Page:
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GAO Compares Apples to Oranges to Find Low Corporate Effective Tax Rate
A new study by the Government Accountability Office (GAO) claims the corporate effective tax rate (ETR) was 12.6 percent in 2010, which is about half the standard estimate found in other studies cited by the GAO and summarized here, here, and here. Based on IRS data, the corporate effective tax rate is about 26 percent on average, though it dropped in the most recent year of data, 2009, to a little over 22 percent, due to the recession and temporary tax incentives meant to stimulate investment.
While this is still considerably lower than the statutory federal corporate tax rate of 35 percent, nearly all of the difference comes from the fact that U.S. corporations by law are given a tax credit against their U.S. tax liability for foreign corporate taxes paid. This is to prevent double taxation of foreign income. When the foreign tax credit is accounted for, and these foreign corporate taxes are counted, the overall effective corporate tax rate on the worldwide income of U.S. corporations is about 32 to 33 percent.
So how did GAO come up with such a low effective tax rate? Mainly by comparing apples and oranges. Particularly, GAO takes the smallest measure of taxes paid and divides it by the largest measure of net income according to financial statements, even though this net income is not the tax base that the corporate tax was meant to apply to. The corporate tax rate applies to taxable income, as defined in the tax code. According to GAO, taxable income in 2010 was $863 billion for profitable corporations, while financial statement income was $1.443 trillion. The difference between taxable income and financial statement income varies from year to year due to timing differences in the treatment of cost recovery and losses, temporary tax provisions, etc. Other researchers who use financial statement data account for these differences in various ways and they generally find corporate ETRs of about 26 percent. GAO’s ratio of 12.6 percent simply does not take these differences into account.
Nonetheless, many in the press depict this is as a statement of how little corporations pay relative to what they should pay under the law. Nothing could be further from the truth.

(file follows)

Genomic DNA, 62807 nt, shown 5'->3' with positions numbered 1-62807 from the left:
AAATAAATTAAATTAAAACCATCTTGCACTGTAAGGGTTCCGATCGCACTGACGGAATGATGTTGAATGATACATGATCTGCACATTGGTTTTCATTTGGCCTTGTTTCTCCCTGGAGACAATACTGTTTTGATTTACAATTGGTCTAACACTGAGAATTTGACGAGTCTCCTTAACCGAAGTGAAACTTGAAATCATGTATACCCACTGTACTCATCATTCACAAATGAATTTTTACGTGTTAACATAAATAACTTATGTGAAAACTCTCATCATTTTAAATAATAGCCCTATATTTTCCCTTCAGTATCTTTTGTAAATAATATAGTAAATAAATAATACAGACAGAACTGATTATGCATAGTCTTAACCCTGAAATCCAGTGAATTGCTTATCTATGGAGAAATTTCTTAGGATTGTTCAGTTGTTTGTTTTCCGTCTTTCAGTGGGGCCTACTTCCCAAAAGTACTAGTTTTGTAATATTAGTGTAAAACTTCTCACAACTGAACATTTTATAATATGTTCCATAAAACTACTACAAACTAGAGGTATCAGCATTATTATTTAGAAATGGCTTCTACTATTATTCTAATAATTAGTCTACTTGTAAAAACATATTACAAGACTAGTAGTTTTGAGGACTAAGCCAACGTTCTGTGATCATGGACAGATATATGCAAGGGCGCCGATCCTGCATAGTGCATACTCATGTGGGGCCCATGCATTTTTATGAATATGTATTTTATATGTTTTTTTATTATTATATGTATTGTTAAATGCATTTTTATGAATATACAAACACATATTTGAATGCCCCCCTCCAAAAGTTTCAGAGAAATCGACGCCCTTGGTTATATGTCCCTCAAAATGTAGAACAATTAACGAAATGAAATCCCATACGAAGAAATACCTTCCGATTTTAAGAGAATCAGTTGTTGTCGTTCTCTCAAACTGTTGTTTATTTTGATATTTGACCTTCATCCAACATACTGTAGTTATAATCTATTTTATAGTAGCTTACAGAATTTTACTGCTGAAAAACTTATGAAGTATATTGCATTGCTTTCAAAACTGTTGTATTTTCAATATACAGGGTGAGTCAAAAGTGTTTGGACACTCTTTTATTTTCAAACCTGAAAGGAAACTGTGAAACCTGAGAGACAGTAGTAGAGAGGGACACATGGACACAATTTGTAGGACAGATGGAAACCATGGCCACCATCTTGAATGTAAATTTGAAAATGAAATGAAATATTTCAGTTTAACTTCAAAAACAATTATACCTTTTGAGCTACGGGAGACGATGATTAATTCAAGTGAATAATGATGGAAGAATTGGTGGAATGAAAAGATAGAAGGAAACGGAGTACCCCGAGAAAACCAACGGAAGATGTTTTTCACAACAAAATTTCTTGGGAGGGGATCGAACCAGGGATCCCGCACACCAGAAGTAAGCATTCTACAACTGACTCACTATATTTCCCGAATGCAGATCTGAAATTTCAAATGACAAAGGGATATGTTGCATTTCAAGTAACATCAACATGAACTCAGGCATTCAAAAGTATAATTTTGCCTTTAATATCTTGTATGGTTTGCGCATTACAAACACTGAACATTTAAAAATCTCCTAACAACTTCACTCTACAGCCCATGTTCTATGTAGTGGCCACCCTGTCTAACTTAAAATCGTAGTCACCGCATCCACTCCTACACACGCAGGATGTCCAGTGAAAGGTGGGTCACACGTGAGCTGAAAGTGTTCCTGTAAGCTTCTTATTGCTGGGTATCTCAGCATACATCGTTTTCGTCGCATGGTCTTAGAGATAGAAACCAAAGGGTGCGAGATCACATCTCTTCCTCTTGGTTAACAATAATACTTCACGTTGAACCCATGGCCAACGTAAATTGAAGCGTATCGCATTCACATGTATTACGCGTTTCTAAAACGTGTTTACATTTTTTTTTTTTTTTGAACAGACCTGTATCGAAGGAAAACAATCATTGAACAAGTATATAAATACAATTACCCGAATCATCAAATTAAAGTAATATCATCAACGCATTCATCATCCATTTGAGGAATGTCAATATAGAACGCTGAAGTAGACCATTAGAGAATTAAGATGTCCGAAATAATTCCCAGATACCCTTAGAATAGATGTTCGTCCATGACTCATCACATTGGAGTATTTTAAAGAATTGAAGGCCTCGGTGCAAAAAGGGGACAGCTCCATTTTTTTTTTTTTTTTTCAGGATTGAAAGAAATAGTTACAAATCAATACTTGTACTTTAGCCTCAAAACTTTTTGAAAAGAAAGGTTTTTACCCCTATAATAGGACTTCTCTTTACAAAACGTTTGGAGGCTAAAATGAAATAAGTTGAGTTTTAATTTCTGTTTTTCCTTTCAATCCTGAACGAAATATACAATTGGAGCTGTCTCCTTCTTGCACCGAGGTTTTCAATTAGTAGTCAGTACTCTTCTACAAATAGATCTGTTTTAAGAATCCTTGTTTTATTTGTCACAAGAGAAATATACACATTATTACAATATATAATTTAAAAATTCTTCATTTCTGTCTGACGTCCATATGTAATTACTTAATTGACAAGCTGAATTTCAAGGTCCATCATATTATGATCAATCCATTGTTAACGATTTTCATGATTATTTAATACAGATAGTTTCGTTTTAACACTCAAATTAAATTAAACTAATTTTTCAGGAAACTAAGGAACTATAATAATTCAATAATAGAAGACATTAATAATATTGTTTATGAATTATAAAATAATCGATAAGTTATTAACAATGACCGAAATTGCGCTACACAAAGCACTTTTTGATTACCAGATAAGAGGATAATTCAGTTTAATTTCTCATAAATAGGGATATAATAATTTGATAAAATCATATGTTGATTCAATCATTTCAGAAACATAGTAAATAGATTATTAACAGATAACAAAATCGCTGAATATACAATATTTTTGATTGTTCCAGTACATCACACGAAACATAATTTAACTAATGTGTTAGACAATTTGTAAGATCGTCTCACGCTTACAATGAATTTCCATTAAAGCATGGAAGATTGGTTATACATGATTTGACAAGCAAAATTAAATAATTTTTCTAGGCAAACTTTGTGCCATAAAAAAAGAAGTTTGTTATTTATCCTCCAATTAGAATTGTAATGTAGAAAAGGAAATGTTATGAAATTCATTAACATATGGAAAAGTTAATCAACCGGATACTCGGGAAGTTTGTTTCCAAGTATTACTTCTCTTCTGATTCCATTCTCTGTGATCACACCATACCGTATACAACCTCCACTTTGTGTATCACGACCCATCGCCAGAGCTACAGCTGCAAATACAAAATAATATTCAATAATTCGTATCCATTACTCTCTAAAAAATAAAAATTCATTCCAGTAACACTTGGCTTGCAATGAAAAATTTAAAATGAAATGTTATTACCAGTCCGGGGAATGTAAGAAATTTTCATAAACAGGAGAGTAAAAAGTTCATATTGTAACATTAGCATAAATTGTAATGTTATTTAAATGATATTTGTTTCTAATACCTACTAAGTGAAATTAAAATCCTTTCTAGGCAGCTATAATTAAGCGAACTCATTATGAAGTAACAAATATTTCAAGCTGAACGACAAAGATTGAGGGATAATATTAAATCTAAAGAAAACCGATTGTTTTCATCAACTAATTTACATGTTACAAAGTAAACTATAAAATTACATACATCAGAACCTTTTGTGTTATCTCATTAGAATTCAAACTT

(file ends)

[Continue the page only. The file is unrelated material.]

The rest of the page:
The specific problems with the GAO report include:
- We can’t check the numbers since the GAO report does not include all the data used in their main calculations. Based on the few numbers provided in the text, all calculations appear to be slightly off, perhaps due to rounding error but in all cases my calculations produce higher ETRs. Also, the GAO report fails to provide any data on total worldwide income taxes to compare against total worldwide income. However, based on the tax rate given, 16.9 percent, GAO must be assuming the total of foreign, state and local income taxes to be $62 billion. In contrast, our analysis of IRS data indicates foreign income taxes alone are at least $100 billion in every year since 2004.
- One big problem, as mentioned, is failing to account for foreign taxes properly, and foreign income. GAO's 12.6 percent figure comes from dividing U.S. federal corporate tax by worldwide income. It does not count foreign taxes at all or the foreign tax credit against U.S. tax liablity. In a 2008 report, the GAO did properly account for these things, by separating domestic and foreign income as well as domestic and foreign taxes. They found that federal corporate tax as a share of corporate domestic income was 25.2 percent.
- Another big problem, as mentioned, is using a measure of income that has little to no relationship to the tax base to which the corporate tax applies. GAO uses income as reported on financial statements, which is different from taxable income reported on tax returns for many legitimate reasons that GAO describes. The big differences are timing differences in the treatment of cost recovery, losses, and other items. Researchers who use financial statement data generally get around these differences by averaging multiple years of data, but the GAO says they have insufficient data to do such an average. That means the 12.6 percent figure is completely unrepresentative, and should not have been published.
- Compounding the problem of using a snap-shot single year of data, GAO does not count companies with losses, but does count them when they return to profitability but have low taxes because of losses carried forward from the years in which the companies were not counted. This skews the data significantly in 2010 due to massive losses incurred during the 2008-2009 financial crisis. The GAO claims that only profitable corporations should be counted, since only they pay taxes, but this is not accurate. Corporations and the IRS often take years to resolve tax settlements, and current payments can and often do occur independent of current income. When including all corporations, including those with losses, the GAO finds that worldwide effective tax rates are roughly equal to the statutory rate of 35 percent in 2007 and 2009 (2008 is “not available”, see Figure 5).
Follow William McBride on Twitter @EconoWill
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